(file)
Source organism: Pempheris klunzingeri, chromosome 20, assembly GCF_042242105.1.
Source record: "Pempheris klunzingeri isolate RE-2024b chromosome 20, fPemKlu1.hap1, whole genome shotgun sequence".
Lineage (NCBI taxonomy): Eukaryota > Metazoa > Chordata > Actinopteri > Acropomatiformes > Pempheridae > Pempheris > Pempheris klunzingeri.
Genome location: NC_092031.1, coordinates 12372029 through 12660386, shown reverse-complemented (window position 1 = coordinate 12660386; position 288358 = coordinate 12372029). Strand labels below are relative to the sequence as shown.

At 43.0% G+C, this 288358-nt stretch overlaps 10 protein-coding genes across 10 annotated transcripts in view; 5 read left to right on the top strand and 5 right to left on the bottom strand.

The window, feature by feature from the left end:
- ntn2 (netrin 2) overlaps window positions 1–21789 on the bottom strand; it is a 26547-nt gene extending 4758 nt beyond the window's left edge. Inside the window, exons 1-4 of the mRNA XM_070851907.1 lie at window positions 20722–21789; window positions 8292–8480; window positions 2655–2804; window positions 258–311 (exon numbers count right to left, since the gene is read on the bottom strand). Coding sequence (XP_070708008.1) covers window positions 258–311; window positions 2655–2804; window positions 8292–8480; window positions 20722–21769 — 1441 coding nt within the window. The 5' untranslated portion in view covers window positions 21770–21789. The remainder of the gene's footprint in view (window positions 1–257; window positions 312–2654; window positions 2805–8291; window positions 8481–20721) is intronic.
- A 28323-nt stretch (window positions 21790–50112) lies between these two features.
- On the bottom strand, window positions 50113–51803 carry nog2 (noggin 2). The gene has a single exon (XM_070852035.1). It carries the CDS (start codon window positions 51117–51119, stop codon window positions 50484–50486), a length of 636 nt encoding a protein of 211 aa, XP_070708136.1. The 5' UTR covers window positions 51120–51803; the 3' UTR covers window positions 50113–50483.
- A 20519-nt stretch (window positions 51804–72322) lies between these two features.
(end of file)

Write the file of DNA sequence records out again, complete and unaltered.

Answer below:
Source organism: Pempheris klunzingeri, chromosome 20, assembly GCF_042242105.1.
Source record: "Pempheris klunzingeri isolate RE-2024b chromosome 20, fPemKlu1.hap1, whole genome shotgun sequence".
Lineage (NCBI taxonomy): Eukaryota > Metazoa > Chordata > Actinopteri > Acropomatiformes > Pempheridae > Pempheris > Pempheris klunzingeri.
Genome location: NC_092031.1, coordinates 12372029 through 12660386, shown reverse-complemented (window position 1 = coordinate 12660386; position 288358 = coordinate 12372029). Strand labels below are relative to the sequence as shown.

At 43.0% G+C, this 288358-nt stretch overlaps 10 protein-coding genes across 10 annotated transcripts in view; 5 read left to right on the top strand and 5 right to left on the bottom strand.

The window, feature by feature from the left end:
- ntn2 (netrin 2) overlaps window positions 1–21789 on the bottom strand; it is a 26547-nt gene extending 4758 nt beyond the window's left edge. Inside the window, exons 1-4 of the mRNA XM_070851907.1 lie at window positions 20722–21789; window positions 8292–8480; window positions 2655–2804; window positions 258–311 (exon numbers count right to left, since the gene is read on the bottom strand). Coding sequence (XP_070708008.1) covers window positions 258–311; window positions 2655–2804; window positions 8292–8480; window positions 20722–21769 — 1441 coding nt within the window. The 5' untranslated portion in view covers window positions 21770–21789. The remainder of the gene's footprint in view (window positions 1–257; window positions 312–2654; window positions 2805–8291; window positions 8481–20721) is intronic.
- A 28323-nt stretch (window positions 21790–50112) lies between these two features.
- On the bottom strand, window positions 50113–51803 carry nog2 (noggin 2). The gene has a single exon (XM_070852035.1). It carries the CDS (start codon window positions 51117–51119, stop codon window positions 50484–50486), a length of 636 nt encoding a protein of 211 aa, XP_070708136.1. The 5' UTR covers window positions 51120–51803; the 3' UTR covers window positions 50113–50483.
- A 20519-nt stretch (window positions 51804–72322) lies between these two features.